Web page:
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Valheim just gave players an item they asked for in the most awesomely Valheim way possible

Valheim Viking giving thumbs up
(Image credit: Iron Gate Studios)

It's great when a developer listens to player feedback. Really listens, I mean. When players ask for something and the developer delivers, it's like co-op game development has taken place. Players can really feel like they've taken part in shaping the game, and devs get a happy community.

Valheim's Hearth and Home update has just arrived, and with it there's all the stuff we've already talked about—a new food system and strategic vomiting, combat and weapon rebalancing, and some changes to health and stamina and how they work.

But there's something else in Hearth and Home that I'm going to talk about below. And I don't want to spoil it unless you want it spoiled (or if you've already seen the trailer and read the patch notes) so please consider this one of many SPOILER ALERTS! In short: Valheim players asked for something, and they got it, but Valheim's developers gave it to them in a way that's so perfectly Valheim that I'm genuinely excited to see players react.

I am about to start revealing this thing and I'm going to do it in stages because I was genuinely tickled—in stages—to discover this new addition to the game and see how it works. You may just want to close this article and go snoop around for yourself. I mean it. Go away.

Or, you may want to carefully scroll down—in stages—to slowly learn as much as you want about whatever the hell it is I'm talking about. Feel free to duck out any time.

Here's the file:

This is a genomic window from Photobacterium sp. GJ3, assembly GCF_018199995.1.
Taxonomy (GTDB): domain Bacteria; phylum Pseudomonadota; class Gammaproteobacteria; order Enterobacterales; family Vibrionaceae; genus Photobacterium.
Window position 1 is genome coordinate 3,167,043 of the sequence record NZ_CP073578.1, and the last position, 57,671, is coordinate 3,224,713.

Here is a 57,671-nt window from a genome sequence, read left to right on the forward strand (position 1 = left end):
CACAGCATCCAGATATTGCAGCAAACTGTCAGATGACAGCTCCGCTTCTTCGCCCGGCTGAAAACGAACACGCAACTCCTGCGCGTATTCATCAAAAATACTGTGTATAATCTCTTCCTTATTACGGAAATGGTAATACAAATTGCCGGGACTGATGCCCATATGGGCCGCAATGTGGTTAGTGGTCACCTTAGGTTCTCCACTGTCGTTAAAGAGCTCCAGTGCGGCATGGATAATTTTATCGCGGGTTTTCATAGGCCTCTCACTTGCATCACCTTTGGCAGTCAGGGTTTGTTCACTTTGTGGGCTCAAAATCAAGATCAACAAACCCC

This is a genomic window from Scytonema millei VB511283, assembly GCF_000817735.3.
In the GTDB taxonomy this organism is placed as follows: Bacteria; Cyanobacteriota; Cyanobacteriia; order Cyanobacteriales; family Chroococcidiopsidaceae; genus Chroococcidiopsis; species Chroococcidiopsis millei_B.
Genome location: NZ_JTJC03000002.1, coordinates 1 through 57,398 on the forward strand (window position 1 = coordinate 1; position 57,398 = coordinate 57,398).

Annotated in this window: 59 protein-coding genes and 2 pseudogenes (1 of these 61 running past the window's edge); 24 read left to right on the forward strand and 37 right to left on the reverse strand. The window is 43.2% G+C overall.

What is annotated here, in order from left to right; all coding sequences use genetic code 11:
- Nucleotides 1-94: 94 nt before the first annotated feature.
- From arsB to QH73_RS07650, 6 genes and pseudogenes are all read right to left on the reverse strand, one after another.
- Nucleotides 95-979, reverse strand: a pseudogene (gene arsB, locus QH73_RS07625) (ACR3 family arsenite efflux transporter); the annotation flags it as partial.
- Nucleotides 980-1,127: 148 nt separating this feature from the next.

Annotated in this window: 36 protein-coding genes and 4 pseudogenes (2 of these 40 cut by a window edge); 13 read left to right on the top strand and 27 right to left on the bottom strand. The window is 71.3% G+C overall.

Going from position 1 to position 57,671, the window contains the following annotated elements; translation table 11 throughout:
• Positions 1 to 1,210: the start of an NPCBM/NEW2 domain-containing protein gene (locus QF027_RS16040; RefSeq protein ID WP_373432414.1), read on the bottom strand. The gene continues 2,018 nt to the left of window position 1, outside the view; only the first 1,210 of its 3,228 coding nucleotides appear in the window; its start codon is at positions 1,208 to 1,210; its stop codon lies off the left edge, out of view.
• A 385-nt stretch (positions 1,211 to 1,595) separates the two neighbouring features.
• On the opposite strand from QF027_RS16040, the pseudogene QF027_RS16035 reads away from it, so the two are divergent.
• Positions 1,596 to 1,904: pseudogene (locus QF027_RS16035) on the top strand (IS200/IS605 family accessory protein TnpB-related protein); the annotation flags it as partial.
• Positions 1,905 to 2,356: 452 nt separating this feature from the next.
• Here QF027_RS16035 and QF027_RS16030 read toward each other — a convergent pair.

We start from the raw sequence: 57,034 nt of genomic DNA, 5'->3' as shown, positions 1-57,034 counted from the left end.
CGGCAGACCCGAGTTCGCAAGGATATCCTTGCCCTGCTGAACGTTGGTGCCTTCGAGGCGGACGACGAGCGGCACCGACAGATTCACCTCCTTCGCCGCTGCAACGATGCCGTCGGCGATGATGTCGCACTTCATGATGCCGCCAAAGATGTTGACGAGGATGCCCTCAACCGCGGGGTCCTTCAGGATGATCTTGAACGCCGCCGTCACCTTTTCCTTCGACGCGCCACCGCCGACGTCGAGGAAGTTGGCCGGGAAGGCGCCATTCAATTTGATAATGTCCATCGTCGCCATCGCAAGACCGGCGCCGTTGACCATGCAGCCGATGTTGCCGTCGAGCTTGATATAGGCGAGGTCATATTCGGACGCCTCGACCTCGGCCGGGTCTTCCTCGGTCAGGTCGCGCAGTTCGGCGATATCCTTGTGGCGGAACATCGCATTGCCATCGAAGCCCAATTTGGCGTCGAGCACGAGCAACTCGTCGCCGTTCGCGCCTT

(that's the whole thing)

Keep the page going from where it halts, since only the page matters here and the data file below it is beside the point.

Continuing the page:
Still here? Well, here's the first part of the spoiler. And it's barely one at all since you can see it when you launch the game, on the title screen, along with the patch notes for Hearth and Home. If you scroll down through the notes you'll see, under Items, something new and where to get it.

Thunder stone. (Sold by trader)

My advice? Go to Valheim's trader immediately. Bring 50 coins and purchase the Thunder stone.

Still reading, huh? OK, second stage spoiler warning.

(Image credit: Iron Gate Studios)

What's a Thunder stone? And what's it for? One of the great features of Valheim is that you don't have to unlock crafting recipes by earning and spending XP or messing around some annoying tech tree. Simply touching an item you've never touched before will instantly give you any crafting recipes that item is used for. So when you buy the Thunder stone, you'll be notified of the item it's related to.

That item is called the Obliterator.

When I saw that pop up on my screen I thought "Oh. Huh. I think I know what that is."

For a while now, Valheim players have had a problem. We're constantly overloading our small inventories and juggling resources and dumping excess loot in crates. And sometimes we just wind up with too much of something and we want to get rid of it. But if you throw things on the ground near your base, they'll persist there for an extremely long time. Players have, for a while now, requested some way to properly dispose of or recycle unwanted items.